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Publisher's Summary

Mark Antony, famous warrior and legendary lover, expects that he will be Julius Caesar's successor. But when Caesar is murdered, his 18-year-old nephew, Octavian, is named as his heir. No one, least of all Antony, expects Octavian to last; but his youth and slight frame conceal a remarkable determination and a sharp strategic mind. Under Octavian's rule, the empire is divided, with Antony responsible for the fabulously rich East. There he meets Cleopatra, who is still mourning Caesar, her lover and the father of her only son. Despite his marriage to Octavian's sister, Antony is fascinated by the Egyptian queen. Drawn together by grief, ambition, passion, and politics, they begin a very public love affair, and the tension between Antony and Octavian, already simmering, soon threatens to erupt into war.
©2007 Colleen McCullough; (P)2008 BBC Audiobooks America
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Customer Reviews

Most Helpful

By Amazon Customer on 06-07-08

Not in the least disappointed

I found this book to be totally engrossing. With the exception of "October Horse," I've now read (or, as is the case with this book, listened to) all of the volumes in the Masters of Rome series. I was not in least disappointed.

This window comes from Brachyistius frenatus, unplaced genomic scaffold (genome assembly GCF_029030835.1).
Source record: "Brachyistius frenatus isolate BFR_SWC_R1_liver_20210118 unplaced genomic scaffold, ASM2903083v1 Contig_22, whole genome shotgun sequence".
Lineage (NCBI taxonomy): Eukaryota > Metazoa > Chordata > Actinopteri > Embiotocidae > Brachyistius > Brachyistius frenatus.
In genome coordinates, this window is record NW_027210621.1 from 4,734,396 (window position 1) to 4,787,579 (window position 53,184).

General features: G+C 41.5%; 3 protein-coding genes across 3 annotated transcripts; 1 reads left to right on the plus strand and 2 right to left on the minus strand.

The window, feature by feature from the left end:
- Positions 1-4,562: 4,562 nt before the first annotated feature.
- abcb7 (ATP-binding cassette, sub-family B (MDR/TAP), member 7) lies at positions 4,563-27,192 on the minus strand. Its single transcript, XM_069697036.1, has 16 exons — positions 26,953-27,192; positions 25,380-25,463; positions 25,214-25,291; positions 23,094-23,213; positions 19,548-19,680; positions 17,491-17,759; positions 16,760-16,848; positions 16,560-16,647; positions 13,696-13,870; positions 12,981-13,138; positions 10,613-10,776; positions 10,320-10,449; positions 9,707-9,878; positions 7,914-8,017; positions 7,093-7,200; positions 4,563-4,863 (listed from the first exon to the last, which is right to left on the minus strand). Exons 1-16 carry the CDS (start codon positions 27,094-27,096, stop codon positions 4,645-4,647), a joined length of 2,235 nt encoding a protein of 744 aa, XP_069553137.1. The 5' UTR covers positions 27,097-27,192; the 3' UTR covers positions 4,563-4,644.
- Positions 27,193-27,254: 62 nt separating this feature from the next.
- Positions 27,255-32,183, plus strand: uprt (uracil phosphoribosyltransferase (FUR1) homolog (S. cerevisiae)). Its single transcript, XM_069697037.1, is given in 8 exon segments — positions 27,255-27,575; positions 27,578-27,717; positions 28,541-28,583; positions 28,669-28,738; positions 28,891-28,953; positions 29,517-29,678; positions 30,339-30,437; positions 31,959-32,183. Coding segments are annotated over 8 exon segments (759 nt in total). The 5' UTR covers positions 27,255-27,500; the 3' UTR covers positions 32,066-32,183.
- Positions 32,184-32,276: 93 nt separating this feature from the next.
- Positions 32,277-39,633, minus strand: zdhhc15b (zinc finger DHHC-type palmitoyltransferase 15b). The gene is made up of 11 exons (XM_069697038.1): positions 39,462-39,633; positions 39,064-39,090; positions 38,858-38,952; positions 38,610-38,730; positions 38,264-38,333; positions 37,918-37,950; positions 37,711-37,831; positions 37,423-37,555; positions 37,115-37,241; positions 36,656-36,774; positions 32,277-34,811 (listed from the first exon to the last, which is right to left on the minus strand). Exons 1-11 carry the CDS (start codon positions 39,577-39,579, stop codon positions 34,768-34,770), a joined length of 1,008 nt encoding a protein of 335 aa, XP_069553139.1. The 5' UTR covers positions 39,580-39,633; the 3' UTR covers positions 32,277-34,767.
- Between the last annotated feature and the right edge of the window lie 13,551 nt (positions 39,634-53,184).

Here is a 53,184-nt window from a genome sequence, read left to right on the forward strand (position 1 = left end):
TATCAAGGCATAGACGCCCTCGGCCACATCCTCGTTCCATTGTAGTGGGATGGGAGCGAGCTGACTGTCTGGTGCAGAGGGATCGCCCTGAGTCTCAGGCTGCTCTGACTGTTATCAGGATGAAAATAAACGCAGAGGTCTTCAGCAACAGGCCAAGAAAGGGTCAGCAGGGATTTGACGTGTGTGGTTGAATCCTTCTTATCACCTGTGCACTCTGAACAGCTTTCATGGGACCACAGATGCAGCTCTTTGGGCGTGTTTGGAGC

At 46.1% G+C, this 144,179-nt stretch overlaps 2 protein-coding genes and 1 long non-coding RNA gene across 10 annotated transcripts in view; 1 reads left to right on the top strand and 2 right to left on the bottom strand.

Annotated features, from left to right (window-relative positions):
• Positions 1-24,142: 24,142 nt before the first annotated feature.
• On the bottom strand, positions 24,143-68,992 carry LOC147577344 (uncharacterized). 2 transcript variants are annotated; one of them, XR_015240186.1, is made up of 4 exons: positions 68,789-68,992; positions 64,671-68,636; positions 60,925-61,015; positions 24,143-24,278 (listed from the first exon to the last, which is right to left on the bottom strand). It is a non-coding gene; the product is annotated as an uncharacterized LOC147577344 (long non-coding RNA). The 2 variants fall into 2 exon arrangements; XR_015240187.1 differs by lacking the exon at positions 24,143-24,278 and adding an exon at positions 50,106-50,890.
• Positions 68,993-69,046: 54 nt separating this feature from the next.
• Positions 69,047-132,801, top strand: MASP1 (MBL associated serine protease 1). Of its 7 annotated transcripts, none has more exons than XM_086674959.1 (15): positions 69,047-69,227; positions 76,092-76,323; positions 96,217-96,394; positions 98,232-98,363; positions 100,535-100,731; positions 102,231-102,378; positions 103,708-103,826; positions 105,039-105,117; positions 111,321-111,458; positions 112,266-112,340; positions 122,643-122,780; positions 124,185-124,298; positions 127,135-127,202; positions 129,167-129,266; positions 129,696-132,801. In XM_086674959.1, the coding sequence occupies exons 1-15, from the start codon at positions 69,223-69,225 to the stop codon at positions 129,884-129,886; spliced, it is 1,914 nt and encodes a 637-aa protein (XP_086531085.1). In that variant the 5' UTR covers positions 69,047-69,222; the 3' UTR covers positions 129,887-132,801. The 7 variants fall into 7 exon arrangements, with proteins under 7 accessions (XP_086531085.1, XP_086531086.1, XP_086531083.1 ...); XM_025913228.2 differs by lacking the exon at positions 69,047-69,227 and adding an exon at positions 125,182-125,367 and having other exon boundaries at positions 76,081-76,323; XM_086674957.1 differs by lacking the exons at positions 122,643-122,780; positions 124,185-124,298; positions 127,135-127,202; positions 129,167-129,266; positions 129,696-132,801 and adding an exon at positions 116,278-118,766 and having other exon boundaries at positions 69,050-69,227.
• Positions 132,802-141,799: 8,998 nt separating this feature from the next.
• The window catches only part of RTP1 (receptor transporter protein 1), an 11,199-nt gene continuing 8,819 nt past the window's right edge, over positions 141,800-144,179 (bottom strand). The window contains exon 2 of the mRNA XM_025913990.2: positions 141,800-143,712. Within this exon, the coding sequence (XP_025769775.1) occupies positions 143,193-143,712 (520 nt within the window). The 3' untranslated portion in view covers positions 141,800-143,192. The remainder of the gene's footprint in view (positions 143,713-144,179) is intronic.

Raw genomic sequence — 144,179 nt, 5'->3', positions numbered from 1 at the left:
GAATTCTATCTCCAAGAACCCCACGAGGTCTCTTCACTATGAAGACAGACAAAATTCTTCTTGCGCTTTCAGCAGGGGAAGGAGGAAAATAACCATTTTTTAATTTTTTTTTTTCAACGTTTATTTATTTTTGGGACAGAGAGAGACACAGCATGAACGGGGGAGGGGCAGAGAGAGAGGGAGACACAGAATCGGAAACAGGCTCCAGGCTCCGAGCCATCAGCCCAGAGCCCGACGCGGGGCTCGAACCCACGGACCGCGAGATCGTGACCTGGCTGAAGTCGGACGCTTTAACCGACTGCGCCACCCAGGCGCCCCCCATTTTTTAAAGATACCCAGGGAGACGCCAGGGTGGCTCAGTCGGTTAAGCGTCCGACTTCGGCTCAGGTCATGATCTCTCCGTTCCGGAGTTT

As the story began, I initially thought Octavian to be a wonderful, sensitive charater, Marc Antony to be a cad, and Cleoptra a tragic queen. Over time, Octavian turned out to be a brutish, though masterful manipulator of events and people, Marc Antony became an even more egotistical, maniacal, bumbling cad, while Cleopatra couldn't seem to reconcile her lust for power with her lust for Marc Antony. On the whole, I found the characters to be multi-facted and complex.

Lastly, I thought the narration was excellent. At no time was I disturbed by pronunciation or ennunciation. Voice characterizations were consistent throughout and excellently performed.

Overall, I highly recommmend.

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16 of 16 people found this review helpful


By Stephanie K. Wittenberg on 04-14-10

Thinking in Ancient Roman

As ever, Colleen McCullough captures the very flavor of an ancient culture. Anyone interested in the lives and events of the Roman Empire should be fascinated, as I was, with this and all her novels of that world-changing city-state. The sense of adventure is a constant in her telling of history and the characters have distinct personalities. Just when you start feeling a familiarity with one, their response or actions in a given circumstance will sharply demonstrate how different the thinking and mores were. This is one of the most thoroughly enjoyable historical novels I have ever read. For readers who agree with me, I also heartily recommend "First Man in Rome."

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10 of 10 people found this review helpful

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